When Brazilian basketball legend turned broadcaster Oscar Schmidt showed up for a Team USA practice, students of the game like Carmelo Anthony went up to him and asked if they could take a picture with him. Schmidt is an international legend.
And he was the leading scorer in the Olympics in 1988, 1992 (more points per game than Charles Barkley or any Dream Teamer) and 1996.
Pau Gasol may beat equal that mark, (something noted by the ESPN stats department).
Gasol is fluid and skilled in the post, a lethal scorer. (Note to Mike Brown, may want to get him some touches there next season. Just an idea.) Plus Gasol can step out and knock down the midrange. Gasol has been the anchor of the Spanish offense for more than a decade.
Gasol was the leading scorer of the 2004 Olympics in Athens and the 2008 games in Beijing. Do it one more time and he ties Schmidt.
Gasol is tied as the London Olympics’ leading scorer with Patty Mills of Australia at 20.6 points per game. Right behind them are Argentinians Luis Scola (20.2) and Manu Ginobili (20, and arguably the guy playing the best overall in games). Kevin Durant leads the USA at 18.6 per contest.
Mills has one more game, against the USA and its defense aimed at “cutting off the head” — take out the best scorer of the other team, make him give up the rock. Mills is going to get hounded Wednesday. If Kobe wants to do his Laker teammate a solid, he could shut down Mills.
The question is what happens to Gasol’s scoring average against the better teams of the medal round? Be careful asking Lakers fans about them, some of them are oddly biased against Gasol. Because what’s he ever done for them?
The second round was supposed to be when things got exciting. Instead, the San Antonio Spurs put on an absolute clinic at home, blowing out the Oklahoma City Thunder, 124-92 to take a 1-0 series lead.
Just about everything went in for San Antonio, particularly for LaMarcus Aldridge and Kawhi Leonard, who combined for 63 points. How dominant were they?
Aldridge in particular got anything he wanted against the Thunder. Oklahoma City’s stars were quiet, with Kevin Durant scoring just 16 points and Russell Westbrook 14. San Antonio controlled the game from the start and Oklahoma City never recovered from the opening punch.
It’s hard to imagine Durant and Westbrook are this ineffective again, and hopefully the rest of this series will be a little more competitive. But the Spurs did what the Spurs do, and did nothing to shake the feeling that they’re the favorites to win the west, now that Stephen Curry‘s status is unknown.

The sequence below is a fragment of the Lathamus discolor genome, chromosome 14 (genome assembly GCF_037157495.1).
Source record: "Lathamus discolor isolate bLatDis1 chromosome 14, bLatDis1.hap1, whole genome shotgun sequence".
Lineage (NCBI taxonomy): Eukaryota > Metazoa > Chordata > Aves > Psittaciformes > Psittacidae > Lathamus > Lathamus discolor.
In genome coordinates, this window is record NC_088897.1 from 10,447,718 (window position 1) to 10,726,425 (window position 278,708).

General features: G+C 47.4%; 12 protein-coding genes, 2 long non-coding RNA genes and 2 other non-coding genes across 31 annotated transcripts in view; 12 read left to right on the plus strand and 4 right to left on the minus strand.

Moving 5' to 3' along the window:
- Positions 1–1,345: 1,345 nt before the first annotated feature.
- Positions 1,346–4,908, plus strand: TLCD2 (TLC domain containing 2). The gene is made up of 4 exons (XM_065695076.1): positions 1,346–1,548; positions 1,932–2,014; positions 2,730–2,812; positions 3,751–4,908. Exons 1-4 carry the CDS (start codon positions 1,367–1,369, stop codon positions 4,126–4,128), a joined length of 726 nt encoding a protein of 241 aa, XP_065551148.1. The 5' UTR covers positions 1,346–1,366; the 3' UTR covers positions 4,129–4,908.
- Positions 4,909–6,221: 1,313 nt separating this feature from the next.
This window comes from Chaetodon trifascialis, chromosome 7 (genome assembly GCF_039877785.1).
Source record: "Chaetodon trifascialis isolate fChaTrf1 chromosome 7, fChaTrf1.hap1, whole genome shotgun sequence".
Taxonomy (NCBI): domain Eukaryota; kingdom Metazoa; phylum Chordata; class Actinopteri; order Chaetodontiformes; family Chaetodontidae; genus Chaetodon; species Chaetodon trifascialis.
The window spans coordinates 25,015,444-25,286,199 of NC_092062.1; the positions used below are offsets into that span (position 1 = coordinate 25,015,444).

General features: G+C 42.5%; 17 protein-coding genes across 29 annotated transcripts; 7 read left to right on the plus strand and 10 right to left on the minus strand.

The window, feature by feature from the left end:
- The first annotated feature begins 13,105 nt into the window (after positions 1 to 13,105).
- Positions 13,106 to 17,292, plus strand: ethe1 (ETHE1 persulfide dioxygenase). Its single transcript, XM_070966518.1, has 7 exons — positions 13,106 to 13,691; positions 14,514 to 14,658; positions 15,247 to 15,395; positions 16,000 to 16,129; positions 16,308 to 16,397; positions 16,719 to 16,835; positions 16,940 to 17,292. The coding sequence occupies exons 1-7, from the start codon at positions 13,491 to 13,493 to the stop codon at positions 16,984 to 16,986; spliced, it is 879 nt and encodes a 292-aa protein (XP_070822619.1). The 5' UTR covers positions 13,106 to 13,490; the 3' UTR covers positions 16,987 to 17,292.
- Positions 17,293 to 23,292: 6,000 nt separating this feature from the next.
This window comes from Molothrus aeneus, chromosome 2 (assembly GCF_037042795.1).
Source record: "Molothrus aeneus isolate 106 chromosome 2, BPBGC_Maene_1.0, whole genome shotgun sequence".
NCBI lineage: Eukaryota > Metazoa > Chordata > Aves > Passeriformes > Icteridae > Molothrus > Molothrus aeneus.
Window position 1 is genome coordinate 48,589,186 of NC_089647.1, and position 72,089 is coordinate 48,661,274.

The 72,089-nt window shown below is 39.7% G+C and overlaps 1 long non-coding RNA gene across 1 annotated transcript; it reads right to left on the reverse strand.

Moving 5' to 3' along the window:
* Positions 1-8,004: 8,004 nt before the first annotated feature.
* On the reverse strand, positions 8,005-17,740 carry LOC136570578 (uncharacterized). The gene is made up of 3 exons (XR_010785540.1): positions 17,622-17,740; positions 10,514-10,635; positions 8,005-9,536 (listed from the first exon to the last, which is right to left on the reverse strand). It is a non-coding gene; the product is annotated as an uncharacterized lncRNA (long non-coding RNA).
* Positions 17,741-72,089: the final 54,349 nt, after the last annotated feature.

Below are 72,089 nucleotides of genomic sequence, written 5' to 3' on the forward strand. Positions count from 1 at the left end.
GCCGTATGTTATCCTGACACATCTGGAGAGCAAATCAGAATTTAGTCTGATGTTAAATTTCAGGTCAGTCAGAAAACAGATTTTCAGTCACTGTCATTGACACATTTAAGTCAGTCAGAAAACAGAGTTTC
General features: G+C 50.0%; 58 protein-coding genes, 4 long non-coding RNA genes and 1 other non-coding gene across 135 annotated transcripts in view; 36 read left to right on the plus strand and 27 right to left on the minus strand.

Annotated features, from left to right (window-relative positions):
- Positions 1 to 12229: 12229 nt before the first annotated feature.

ATLANTA (AP) A year ago, Atlanta’s magical season ended with a resounding sweep by Cleveland in the Eastern Conference final.
Now, the Hawks have another shot at LeBron James and the Cavaliers.
Feeling confident after an opening-round victory over Boston, the Hawks returned to practice Saturday to begin preparations for the best-of-seven series.
Game 1 is Monday night in Cleveland.
The Hawks were the top-seeded team in the East last season after a record 60-win campaign. It didn’t do them much good against the Cavaliers, who steamrolled Atlanta in four straight games.
Even though they slipped to 48 wins and fourth in the conference, the Hawks actually sound a bit more confident heading into this matchup, largely because of their improved defense and rebounding.
For the second consecutive year, the Warriors have lost their lead assistant to another team. When the Pelicans hired Alvin Gentry during last year’s playoffs, Steve Kerr promoted Luke Walton to associate head coach and added former journeyman big man Jarron Collins to the bench. Now that Walton is headed to the Lakers as their next head coach, the Warriors will go outside the organization to find a replacement, according to ESPN.com’s Marc Stein. And one name that will likely not be in the mix is David Blatt, who very nearly became an assistant under Kerr in 2014 before being offered the Cavaliers’ head job.
Given Walton’s success this season as interim head coach while Kerr recovered from back surgery, this will undoubtedly be the most attractive assistant job in the league.
In the last few years, NBA head coaching salaries have skyrocketed, and new Lakers coach Luke Walton is no exception. According to the Los Angeles Times‘ Mike Bresnahan, Walton is getting $25 million over five years, which is the same as Steve Kerr’s deal with the Warriors, now-former Knicks coach Derek Fisher’s deal in New York, and Fred Hoiberg’s deal with the Bulls.
This kind of money has become standard for head coaches who don’t also have front-office power. Tom Thibodeau and Stan Van Gundy both get between $7 and $8 million annually to do both jobs. Given how good Walton’s current situation with the Warriors is, the Lakers probably had to be on the high end of the coaching spectrum to get him to leave.